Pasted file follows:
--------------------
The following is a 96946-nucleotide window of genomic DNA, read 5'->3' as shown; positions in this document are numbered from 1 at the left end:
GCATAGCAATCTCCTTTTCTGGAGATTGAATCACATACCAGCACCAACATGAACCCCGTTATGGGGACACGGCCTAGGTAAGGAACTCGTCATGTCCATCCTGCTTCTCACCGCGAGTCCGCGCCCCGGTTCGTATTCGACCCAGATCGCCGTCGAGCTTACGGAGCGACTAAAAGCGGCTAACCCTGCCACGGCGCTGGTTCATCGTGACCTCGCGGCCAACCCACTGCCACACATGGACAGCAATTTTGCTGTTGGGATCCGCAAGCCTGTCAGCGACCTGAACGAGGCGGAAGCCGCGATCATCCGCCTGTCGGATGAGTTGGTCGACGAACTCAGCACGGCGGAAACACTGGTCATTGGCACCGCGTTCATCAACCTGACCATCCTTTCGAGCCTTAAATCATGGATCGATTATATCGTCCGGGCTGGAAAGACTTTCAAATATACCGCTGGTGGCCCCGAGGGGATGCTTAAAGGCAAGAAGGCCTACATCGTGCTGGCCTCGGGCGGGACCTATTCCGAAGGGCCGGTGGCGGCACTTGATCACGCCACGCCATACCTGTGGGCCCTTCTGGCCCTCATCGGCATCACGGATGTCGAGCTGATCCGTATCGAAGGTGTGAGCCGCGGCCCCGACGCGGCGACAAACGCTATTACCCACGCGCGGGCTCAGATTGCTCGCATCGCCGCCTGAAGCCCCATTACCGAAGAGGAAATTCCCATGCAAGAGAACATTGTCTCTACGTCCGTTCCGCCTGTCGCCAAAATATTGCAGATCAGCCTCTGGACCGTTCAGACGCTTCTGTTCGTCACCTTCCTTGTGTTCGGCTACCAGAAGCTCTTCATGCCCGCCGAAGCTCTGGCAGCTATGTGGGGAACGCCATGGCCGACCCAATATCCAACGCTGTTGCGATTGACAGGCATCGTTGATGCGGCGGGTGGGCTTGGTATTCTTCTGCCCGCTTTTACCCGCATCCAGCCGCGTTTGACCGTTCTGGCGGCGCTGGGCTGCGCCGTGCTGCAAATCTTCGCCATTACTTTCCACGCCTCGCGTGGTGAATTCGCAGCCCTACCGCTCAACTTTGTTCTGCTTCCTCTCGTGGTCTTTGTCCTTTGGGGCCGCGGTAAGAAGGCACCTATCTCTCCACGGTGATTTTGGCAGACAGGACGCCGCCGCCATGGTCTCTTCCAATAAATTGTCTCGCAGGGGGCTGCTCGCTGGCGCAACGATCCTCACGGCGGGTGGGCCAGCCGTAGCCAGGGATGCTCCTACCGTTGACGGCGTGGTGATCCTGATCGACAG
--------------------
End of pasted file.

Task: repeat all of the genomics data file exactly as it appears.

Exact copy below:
The following is a 96946-nucleotide window of genomic DNA, read 5'->3' as shown; positions in this document are numbered from 1 at the left end:
GCATAGCAATCTCCTTTTCTGGAGATTGAATCACATACCAGCACCAACATGAACCCCGTTATGGGGACACGGCCTAGGTAAGGAACTCGTCATGTCCATCCTGCTTCTCACCGCGAGTCCGCGCCCCGGTTCGTATTCGACCCAGATCGCCGTCGAGCTTACGGAGCGACTAAAAGCGGCTAACCCTGCCACGGCGCTGGTTCATCGTGACCTCGCGGCCAACCCACTGCCACACATGGACAGCAATTTTGCTGTTGGGATCCGCAAGCCTGTCAGCGACCTGAACGAGGCGGAAGCCGCGATCATCCGCCTGTCGGATGAGTTGGTCGACGAACTCAGCACGGCGGAAACACTGGTCATTGGCACCGCGTTCATCAACCTGACCATCCTTTCGAGCCTTAAATCATGGATCGATTATATCGTCCGGGCTGGAAAGACTTTCAAATATACCGCTGGTGGCCCCGAGGGGATGCTTAAAGGCAAGAAGGCCTACATCGTGCTGGCCTCGGGCGGGACCTATTCCGAAGGGCCGGTGGCGGCACTTGATCACGCCACGCCATACCTGTGGGCCCTTCTGGCCCTCATCGGCATCACGGATGTCGAGCTGATCCGTATCGAAGGTGTGAGCCGCGGCCCCGACGCGGCGACAAACGCTATTACCCACGCGCGGGCTCAGATTGCTCGCATCGCCGCCTGAAGCCCCATTACCGAAGAGGAAATTCCCATGCAAGAGAACATTGTCTCTACGTCCGTTCCGCCTGTCGCCAAAATATTGCAGATCAGCCTCTGGACCGTTCAGACGCTTCTGTTCGTCACCTTCCTTGTGTTCGGCTACCAGAAGCTCTTCATGCCCGCCGAAGCTCTGGCAGCTATGTGGGGAACGCCATGGCCGACCCAATATCCAACGCTGTTGCGATTGACAGGCATCGTTGATGCGGCGGGTGGGCTTGGTATTCTTCTGCCCGCTTTTACCCGCATCCAGCCGCGTTTGACCGTTCTGGCGGCGCTGGGCTGCGCCGTGCTGCAAATCTTCGCCATTACTTTCCACGCCTCGCGTGGTGAATTCGCAGCCCTACCGCTCAACTTTGTTCTGCTTCCTCTCGTGGTCTTTGTCCTTTGGGGCCGCGGTAAGAAGGCACCTATCTCTCCACGGTGATTTTGGCAGACAGGACGCCGCCGCCATGGTCTCTTCCAATAAATTGTCTCGCAGGGGGCTGCTCGCTGGCGCAACGATCCTCACGGCGGGTGGGCCAGCCGTAGCCAGGGATGCTCCTACCGTTGACGGCGTGGTGATCCTGATCGACAG